“Video games are too long”: Symptoms of a more fundamental problem
Shawn Layden, former PlayStation executive at Sony, recently re-initiated the good old debate of video games being “too long”, using The Last of Us Part II as an example. While he was primarily concerned with the sustainability of modern AAA development, all kinds of discussions about “entertainment value per dollar”, the pros and cons of short “interactive experiences”, grinding and various other related topics started happening on social media (for example below Jason Schreier’s deliberately provocative tweet).
But one question isn’t really being tackled: What is it specifically about AAA games that makes many players — not just executives, developers or critics — consider them “too long”? Of course open worlds are getting bigger, feature lists are getting longer, there’s more content in general — and all these factors create their own problems for the reality of day-to-day production as well as in terms of game design.
However, a long playing time is not really the problem in itself. Players with thousands of hours in League of Legends or chess are not uncommon. And after each match, they decide whether they’ve had enough, i.e. whether they’re still encountering interesting and unsolved situations for themselves or whether they’ve seen it all. So games based on players repeating the same gameplay loops over and over do not have this “too long” problem it seems.
Now, the problem with many AAA titles is that they use that same model of gameplay loops, but also embed it in a — sometimes more, sometimes less — pre-determined and linear story structure. As a result, players often find that they have already learned all there is to learn when it comes to gameplay, but it still continues for a pre-defined number of hours, because it still has to tell its story. The game is “too long” for its own structure.
The fact that many of these games are very similar in terms of gameplay, so that players can transfer their skills from one to another pretty easily, further aggravates the problem (alongside the almost necessarily rather low level of challenge of mass-market entertainment products).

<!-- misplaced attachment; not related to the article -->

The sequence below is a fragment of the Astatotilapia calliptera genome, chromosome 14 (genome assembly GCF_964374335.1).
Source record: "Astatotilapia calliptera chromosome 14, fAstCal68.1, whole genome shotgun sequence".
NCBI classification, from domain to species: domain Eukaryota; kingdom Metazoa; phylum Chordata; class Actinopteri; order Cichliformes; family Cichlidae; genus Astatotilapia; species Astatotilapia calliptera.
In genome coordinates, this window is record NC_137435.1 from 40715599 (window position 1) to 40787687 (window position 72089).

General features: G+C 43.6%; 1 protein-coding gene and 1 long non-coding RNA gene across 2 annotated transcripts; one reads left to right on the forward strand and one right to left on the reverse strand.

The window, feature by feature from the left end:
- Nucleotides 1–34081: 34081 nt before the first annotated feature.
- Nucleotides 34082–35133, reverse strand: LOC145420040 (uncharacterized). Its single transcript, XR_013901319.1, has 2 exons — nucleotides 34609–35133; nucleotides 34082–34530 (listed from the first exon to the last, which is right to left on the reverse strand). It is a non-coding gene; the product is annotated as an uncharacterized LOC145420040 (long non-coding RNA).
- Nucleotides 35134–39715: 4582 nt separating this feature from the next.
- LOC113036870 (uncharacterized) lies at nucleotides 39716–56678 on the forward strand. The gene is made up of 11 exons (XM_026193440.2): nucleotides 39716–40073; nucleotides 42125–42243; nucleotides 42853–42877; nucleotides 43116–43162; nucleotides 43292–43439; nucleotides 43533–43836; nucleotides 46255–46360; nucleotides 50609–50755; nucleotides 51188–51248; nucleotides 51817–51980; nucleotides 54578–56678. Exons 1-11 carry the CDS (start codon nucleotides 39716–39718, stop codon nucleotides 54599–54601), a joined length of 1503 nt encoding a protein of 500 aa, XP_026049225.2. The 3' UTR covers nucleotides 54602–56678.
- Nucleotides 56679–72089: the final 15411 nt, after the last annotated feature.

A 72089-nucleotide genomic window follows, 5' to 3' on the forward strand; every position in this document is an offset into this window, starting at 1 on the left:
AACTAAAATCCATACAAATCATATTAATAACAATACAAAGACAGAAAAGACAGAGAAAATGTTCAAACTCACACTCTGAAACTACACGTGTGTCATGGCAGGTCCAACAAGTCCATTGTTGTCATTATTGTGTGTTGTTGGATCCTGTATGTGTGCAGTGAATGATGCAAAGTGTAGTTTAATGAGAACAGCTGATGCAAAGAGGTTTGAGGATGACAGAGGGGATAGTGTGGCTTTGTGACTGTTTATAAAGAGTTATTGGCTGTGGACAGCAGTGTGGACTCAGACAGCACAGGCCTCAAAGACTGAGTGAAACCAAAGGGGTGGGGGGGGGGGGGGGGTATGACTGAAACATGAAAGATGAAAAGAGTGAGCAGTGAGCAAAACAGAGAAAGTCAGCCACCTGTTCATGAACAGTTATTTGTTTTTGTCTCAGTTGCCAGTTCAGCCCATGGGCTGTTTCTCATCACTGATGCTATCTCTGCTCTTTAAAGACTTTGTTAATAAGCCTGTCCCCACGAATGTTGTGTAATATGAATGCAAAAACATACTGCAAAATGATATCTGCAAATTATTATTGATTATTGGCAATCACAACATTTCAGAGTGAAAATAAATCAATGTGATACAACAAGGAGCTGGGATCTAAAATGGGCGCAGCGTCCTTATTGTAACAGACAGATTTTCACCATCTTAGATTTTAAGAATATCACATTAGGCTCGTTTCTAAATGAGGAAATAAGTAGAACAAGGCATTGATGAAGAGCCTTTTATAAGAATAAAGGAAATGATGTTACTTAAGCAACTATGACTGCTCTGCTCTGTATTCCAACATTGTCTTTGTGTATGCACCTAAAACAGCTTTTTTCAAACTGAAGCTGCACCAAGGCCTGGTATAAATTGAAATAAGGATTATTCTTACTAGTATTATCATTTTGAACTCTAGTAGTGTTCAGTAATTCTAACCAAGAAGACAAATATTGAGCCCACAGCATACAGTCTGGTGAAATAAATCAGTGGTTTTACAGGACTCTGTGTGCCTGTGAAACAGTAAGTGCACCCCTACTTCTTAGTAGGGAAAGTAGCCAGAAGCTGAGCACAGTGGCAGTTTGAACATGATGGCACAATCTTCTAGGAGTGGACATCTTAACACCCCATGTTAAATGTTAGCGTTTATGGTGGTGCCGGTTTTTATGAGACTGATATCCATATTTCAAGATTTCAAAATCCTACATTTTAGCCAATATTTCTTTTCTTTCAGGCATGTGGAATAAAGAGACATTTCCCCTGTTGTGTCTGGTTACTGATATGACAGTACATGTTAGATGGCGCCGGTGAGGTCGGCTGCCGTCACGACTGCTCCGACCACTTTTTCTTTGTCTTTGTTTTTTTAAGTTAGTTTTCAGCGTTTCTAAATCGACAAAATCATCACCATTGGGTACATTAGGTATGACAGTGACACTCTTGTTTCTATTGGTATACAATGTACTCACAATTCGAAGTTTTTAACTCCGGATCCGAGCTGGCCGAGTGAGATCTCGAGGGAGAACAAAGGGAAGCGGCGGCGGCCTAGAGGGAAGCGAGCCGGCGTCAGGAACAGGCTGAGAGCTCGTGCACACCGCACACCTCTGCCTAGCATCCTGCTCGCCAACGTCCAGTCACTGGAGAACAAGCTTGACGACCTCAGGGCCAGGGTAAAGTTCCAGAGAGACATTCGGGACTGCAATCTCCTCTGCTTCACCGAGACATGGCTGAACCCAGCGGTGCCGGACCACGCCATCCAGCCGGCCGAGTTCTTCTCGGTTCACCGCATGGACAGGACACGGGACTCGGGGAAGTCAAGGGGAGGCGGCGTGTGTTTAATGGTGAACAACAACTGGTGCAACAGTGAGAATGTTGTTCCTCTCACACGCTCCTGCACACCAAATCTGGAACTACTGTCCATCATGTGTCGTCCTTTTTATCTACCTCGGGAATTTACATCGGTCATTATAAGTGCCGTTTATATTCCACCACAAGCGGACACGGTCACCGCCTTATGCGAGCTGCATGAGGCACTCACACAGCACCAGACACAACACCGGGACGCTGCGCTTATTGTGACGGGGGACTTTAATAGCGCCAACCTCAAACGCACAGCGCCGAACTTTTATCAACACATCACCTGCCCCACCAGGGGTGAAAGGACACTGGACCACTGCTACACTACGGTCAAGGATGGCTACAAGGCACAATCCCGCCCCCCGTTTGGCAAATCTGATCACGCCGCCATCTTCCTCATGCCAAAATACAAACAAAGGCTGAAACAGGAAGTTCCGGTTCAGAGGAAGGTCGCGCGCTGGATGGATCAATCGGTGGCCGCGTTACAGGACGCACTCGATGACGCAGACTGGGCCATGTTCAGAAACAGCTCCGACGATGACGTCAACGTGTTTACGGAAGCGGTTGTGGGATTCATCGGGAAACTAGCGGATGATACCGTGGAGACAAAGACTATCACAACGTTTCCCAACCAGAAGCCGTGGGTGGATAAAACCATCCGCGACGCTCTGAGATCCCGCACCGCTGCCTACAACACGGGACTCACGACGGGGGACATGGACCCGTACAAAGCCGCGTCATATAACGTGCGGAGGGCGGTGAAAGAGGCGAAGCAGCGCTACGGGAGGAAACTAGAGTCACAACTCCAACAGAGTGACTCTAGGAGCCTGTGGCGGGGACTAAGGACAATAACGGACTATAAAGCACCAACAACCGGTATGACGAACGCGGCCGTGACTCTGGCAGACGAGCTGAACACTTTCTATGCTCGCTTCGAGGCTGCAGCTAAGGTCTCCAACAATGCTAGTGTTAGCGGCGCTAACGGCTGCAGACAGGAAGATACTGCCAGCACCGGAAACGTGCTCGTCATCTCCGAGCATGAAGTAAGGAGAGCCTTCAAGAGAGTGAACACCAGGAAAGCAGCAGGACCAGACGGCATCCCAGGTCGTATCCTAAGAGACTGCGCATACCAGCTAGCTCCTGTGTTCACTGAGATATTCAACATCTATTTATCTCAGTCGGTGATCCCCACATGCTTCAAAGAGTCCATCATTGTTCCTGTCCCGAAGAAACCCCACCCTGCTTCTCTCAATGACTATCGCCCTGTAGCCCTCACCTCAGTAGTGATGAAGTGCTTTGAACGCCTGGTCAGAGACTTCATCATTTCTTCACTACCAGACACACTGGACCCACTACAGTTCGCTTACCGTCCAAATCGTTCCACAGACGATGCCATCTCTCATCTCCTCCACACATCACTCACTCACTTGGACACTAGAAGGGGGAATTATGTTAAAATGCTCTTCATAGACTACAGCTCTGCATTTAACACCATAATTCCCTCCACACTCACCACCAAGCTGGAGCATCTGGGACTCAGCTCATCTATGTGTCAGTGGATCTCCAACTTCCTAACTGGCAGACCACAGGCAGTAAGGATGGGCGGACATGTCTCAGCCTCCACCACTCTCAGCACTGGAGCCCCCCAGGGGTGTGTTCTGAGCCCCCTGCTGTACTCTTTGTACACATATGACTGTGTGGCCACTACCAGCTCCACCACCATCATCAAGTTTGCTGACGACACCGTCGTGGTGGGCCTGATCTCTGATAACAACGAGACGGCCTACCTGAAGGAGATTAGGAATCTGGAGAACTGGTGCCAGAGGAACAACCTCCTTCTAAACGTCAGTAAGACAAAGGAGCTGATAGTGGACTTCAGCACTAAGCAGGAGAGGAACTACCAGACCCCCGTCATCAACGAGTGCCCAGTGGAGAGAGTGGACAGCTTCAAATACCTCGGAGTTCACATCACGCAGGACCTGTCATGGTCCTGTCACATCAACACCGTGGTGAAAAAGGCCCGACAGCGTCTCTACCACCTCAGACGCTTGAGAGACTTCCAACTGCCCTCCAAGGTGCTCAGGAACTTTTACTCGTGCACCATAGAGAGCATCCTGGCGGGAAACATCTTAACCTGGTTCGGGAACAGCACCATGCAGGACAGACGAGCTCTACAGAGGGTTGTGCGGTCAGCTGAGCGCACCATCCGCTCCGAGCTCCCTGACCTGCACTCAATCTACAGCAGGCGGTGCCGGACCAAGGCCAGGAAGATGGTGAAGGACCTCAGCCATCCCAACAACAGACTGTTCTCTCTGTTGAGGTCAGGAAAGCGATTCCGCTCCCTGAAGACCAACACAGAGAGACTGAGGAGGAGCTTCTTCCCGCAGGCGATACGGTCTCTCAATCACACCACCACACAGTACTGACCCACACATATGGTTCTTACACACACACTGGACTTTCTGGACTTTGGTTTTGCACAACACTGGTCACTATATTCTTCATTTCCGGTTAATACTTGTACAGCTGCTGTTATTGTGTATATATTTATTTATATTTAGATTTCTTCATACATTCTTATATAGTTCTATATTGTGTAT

However, adjusting a game’s duration to the player’s learning curve is not really a solvable problem since it strongly depends on the individual. Fast or slow learner? Genre veteran or newcomer? Construction worker or computer scientist? All these aspects result in completely different curves for any given game and would in theory require changes to the design. Difficulty levels help to a degree, but can’t really tend to every individual and thus will ultimately always remain far-from-ideal solutions to a “cursed problem”.
By the way: Of course there is also the opposite issue. If a player doesn’t get accustomed to the gameplay quickly enough, the narrative’s pacing suffers.
Titles like What Remains of Edith Finch on the other hand do much better. Instead of clinging to the idea of gameplay loops, they closely link their interactive elements to the story that’s being told — an actual synthesis. Each scene comes with its own rules, actions and gameplay-driven statements that can be adjusted to serve the respective narrative content.
In this case, the gameplay does not get its meaning from the player’s learning process, but rather by purposefully supporting the story. The game is exactly as long as it has to be. If it’s not, then it can be criticized based on its own standards. However, this is by no means an impossible-to-solve problem like the one described above.
Conclusion: A game lasting the “wrong” amount of time is usually not a problem of any specific game or of how AAA development works these days. It is rather a symptom of a fundamentally problematic approach to the medium that lacks focus and coherence.